5. Wind Up Dream ”â
Slide guitar! Kinds like something on the Beatles White Album like Glass Onion meeting A Storm In Heaven Verve. Atmospheric and bulbous sixties flavoured romper that slide guitar adds a great flavour to the tune.
6. Bring The Light ”â
Piano driven rocker and one that everyone must have heard by now because this was the first rack floated on the Internet. This as also the track that caused the big debate all over the Internet. For me it's a great rock n roll tune, love the piano hookline and its collision of Jerry lee Lewis rock n roll, more Beatles White album (it has the rollicking chops of Birthday off that album) and Trex backing vocals and the simple but effective baby come on' strapline- pure rock n roll
7. For Anyone ”â
One of those tunes that confounds Liam critics. Often portrayed as hairy northern yob- this is Liam's other side- acoustic and pretty with a lamenting melody, For Anyone is one of those upbeat, acoustic ditties that Liam seems to specialize in like Songbird. It's almost childlike in its innocence and one of the best tracks on the album.
8.Kill For A Dream ”â
The lighters in the air anthem moment and psychedelic ooze from Andy Bell- the intro even has that Indian mysticism vive from all those late sixties bands seeking salvation in minor key melodies. There is a great churning guitar hookline that trips out throughout the whole song. Ends with one of those na na na outros for maximum crowd participation and a feature of classic sixties lovers anthems since McCartney put down the ultimate na na na on Hey Jude- the Beatles greatest song.
9. Standing On The Edge Of Noise
Wam Bam Thank You glam supayob stomper that is kinda like the Beatles' Hey Bulldog jamming with Slade- a boozy barroom brawler of a song with stomping brass section. Love the seventh chord just before the chorus- so beautifully old school- does anyone even play sevenths on a guitar anymore.
10. Wigwam ”â
Another big anthem- and a surprisingly light and moody kinda like Polyphonic Spree mashed with the innocence of early Small Faces tripping out in some pastoral space- with a great la la la hook. You remember when bands used get sent to the country to get their heads together in the country but took loads of acid and sung sons about gnomes well this is like that but without the gnomes, obviously. Very, very trippy- have they been taking acid or just listening to those great English psychedelic records from the late sixties. The Amorphous Androgynous spirit hangs heavy here.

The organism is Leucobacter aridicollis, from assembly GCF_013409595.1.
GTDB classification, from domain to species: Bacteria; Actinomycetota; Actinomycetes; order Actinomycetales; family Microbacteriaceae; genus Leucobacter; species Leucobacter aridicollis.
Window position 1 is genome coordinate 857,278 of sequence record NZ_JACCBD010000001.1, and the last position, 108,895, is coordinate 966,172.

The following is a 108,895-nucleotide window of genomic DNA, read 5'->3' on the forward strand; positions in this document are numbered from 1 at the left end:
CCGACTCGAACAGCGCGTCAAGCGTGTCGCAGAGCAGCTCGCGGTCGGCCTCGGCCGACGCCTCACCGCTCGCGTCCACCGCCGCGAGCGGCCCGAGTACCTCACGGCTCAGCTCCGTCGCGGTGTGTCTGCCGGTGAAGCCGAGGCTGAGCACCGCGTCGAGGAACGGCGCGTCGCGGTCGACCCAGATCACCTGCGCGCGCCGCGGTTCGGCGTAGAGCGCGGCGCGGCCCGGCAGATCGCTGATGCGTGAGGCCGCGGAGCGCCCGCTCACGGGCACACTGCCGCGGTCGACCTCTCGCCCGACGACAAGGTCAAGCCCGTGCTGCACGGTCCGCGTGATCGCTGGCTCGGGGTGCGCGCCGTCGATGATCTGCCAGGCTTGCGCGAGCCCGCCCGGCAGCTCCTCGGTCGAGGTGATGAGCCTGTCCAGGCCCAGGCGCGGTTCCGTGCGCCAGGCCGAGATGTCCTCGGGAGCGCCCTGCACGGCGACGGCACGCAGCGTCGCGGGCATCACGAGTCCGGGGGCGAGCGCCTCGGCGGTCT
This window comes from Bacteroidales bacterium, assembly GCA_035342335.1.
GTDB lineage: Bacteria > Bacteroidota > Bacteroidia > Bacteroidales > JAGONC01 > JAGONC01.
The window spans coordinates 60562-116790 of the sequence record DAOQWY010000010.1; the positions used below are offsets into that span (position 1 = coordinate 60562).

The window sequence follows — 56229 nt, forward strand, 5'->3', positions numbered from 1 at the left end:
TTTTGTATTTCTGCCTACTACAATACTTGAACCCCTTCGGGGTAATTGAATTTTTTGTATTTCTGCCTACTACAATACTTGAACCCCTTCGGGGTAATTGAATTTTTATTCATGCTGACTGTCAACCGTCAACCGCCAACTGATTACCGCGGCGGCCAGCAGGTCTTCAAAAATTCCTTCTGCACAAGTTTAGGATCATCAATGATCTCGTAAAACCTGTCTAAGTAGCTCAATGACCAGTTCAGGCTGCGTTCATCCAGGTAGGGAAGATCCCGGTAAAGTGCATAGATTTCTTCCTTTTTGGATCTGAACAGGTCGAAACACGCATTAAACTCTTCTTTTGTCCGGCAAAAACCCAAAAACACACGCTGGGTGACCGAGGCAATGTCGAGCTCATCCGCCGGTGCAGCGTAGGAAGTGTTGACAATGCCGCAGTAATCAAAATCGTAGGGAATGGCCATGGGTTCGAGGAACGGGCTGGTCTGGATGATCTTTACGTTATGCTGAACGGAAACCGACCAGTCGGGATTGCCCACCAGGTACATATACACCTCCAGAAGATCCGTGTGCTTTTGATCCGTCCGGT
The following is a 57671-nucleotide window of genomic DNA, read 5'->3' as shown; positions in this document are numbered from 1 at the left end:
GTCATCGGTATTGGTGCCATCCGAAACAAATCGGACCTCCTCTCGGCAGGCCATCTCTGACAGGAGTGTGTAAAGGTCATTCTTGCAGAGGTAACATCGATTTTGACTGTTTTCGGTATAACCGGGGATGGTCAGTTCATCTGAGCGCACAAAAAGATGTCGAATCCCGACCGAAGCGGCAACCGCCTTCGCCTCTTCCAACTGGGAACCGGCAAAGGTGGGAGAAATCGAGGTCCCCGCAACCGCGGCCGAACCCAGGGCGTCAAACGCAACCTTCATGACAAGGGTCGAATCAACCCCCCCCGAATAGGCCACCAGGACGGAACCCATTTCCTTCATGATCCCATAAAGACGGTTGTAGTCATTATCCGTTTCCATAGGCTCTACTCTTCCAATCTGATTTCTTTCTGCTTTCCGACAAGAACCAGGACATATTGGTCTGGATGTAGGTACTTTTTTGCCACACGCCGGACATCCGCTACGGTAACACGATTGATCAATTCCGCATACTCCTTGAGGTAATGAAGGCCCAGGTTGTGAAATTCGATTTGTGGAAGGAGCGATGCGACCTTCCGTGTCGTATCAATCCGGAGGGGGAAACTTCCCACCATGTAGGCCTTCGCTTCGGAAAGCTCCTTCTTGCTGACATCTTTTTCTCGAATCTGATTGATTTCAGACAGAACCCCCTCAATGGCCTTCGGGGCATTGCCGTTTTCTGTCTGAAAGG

11. Three Ring Circus ”â
A Gem stomper, a Geordie boys own rocker for people to throw lager around and nod their modish mops to.
12. The Beat Goes On ”â
Best track on the album and has to be the second single. Built around the D chord shuffle that reminds old rockers like me of Johnny Thunders classic Cant Put Your Arms Around A Memory before entering this great meletron driven lament, the Andy Bell written lament that has everything you need from Beady Eye- it's so utterly heartfelt and simple and yet so achingly beautiful that its hard to imagine the brawling Liam of old even understanding how sing such a tune. His avowed pleasure in just being the vocalist is underlined here, he makes a great song genius just by singing it. The aforementioned mellotron trips me straight into the melancholic memory lane trip of the Beatles genius Strawberry fields with a flavour of the Kinks in there. The songs sounds utterly childlike in its goofy innocence and I mean that as a complement.
13. The Morning Son ”â
Is this Liam's answer to Noel's Acquiesce? A song about brotherly love and family feuding or about something else? You can pay dearly for trying to read into the Gallagher's lyrics, often there just to hold the melodies sometimes they say something profound and deeply personal, not that they would want you to think that.
The song builds and builds to a great climax, that has the same sort of spiritual yearning and beauty of George Harrison's All Things Must pass- the single greatest post Beatles moment from any of the fab four. Whether Liam and the Beadies have discovered god is another question but they have somehow discovered how to make a song that feels like it and that takes some doing.